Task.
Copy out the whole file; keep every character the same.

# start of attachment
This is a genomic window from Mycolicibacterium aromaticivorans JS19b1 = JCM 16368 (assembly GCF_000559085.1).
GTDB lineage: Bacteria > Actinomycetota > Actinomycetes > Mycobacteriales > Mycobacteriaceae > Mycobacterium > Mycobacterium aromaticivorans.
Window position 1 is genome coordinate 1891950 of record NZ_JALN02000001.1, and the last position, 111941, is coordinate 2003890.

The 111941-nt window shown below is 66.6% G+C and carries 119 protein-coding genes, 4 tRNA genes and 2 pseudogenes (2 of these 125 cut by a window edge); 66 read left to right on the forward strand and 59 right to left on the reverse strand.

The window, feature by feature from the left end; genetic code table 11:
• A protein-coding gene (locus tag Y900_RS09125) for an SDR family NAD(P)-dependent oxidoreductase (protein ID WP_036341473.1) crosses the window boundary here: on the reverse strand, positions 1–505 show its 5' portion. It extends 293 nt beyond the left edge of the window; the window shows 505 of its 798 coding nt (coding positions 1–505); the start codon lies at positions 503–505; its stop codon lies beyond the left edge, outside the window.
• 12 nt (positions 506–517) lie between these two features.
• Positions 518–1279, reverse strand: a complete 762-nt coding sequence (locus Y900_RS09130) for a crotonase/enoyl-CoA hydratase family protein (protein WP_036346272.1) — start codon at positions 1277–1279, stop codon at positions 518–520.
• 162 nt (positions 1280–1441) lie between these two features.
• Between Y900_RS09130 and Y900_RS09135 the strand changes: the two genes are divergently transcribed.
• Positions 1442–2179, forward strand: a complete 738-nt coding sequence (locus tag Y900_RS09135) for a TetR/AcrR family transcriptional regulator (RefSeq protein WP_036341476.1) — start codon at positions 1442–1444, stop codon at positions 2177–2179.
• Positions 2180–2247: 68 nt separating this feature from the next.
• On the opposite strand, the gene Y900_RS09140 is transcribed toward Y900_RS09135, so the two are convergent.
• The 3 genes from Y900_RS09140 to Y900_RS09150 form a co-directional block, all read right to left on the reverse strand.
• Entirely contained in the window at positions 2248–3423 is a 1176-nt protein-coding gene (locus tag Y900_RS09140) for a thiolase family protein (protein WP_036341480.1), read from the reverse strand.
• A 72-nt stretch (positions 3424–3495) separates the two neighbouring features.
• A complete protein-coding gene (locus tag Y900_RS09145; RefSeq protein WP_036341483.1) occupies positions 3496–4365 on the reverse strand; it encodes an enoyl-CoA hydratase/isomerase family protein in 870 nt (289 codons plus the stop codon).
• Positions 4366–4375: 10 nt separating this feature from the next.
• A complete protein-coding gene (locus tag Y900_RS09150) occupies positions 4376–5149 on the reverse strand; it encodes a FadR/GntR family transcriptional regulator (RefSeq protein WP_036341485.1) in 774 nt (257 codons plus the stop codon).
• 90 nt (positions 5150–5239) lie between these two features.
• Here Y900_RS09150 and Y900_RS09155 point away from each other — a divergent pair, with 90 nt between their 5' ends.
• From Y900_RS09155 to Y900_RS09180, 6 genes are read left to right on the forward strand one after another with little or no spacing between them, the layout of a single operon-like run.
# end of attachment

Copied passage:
This is a genomic window from Mycolicibacterium aromaticivorans JS19b1 = JCM 16368 (assembly GCF_000559085.1).
GTDB lineage: Bacteria > Actinomycetota > Actinomycetes > Mycobacteriales > Mycobacteriaceae > Mycobacterium > Mycobacterium aromaticivorans.
Window position 1 is genome coordinate 1891950 of record NZ_JALN02000001.1, and the last position, 111941, is coordinate 2003890.

The 111941-nt window shown below is 66.6% G+C and carries 119 protein-coding genes, 4 tRNA genes and 2 pseudogenes (2 of these 125 cut by a window edge); 66 read left to right on the forward strand and 59 right to left on the reverse strand.

The window, feature by feature from the left end; genetic code table 11:
• A protein-coding gene (locus tag Y900_RS09125) for an SDR family NAD(P)-dependent oxidoreductase (protein ID WP_036341473.1) crosses the window boundary here: on the reverse strand, positions 1–505 show its 5' portion. It extends 293 nt beyond the left edge of the window; the window shows 505 of its 798 coding nt (coding positions 1–505); the start codon lies at positions 503–505; its stop codon lies beyond the left edge, outside the window.
• 12 nt (positions 506–517) lie between these two features.
• Positions 518–1279, reverse strand: a complete 762-nt coding sequence (locus Y900_RS09130) for a crotonase/enoyl-CoA hydratase family protein (protein WP_036346272.1) — start codon at positions 1277–1279, stop codon at positions 518–520.
• 162 nt (positions 1280–1441) lie between these two features.
• Between Y900_RS09130 and Y900_RS09135 the strand changes: the two genes are divergently transcribed.
• Positions 1442–2179, forward strand: a complete 738-nt coding sequence (locus tag Y900_RS09135) for a TetR/AcrR family transcriptional regulator (RefSeq protein WP_036341476.1) — start codon at positions 1442–1444, stop codon at positions 2177–2179.
• Positions 2180–2247: 68 nt separating this feature from the next.
• On the opposite strand, the gene Y900_RS09140 is transcribed toward Y900_RS09135, so the two are convergent.
• The 3 genes from Y900_RS09140 to Y900_RS09150 form a co-directional block, all read right to left on the reverse strand.
• Entirely contained in the window at positions 2248–3423 is a 1176-nt protein-coding gene (locus tag Y900_RS09140) for a thiolase family protein (protein WP_036341480.1), read from the reverse strand.
• A 72-nt stretch (positions 3424–3495) separates the two neighbouring features.
• A complete protein-coding gene (locus tag Y900_RS09145; RefSeq protein WP_036341483.1) occupies positions 3496–4365 on the reverse strand; it encodes an enoyl-CoA hydratase/isomerase family protein in 870 nt (289 codons plus the stop codon).
• Positions 4366–4375: 10 nt separating this feature from the next.
• A complete protein-coding gene (locus tag Y900_RS09150) occupies positions 4376–5149 on the reverse strand; it encodes a FadR/GntR family transcriptional regulator (RefSeq protein WP_036341485.1) in 774 nt (257 codons plus the stop codon).
• 90 nt (positions 5150–5239) lie between these two features.
• Here Y900_RS09150 and Y900_RS09155 point away from each other — a divergent pair, with 90 nt between their 5' ends.
• From Y900_RS09155 to Y900_RS09180, 6 genes are read left to right on the forward strand one after another with little or no spacing between them, the layout of a single operon-like run.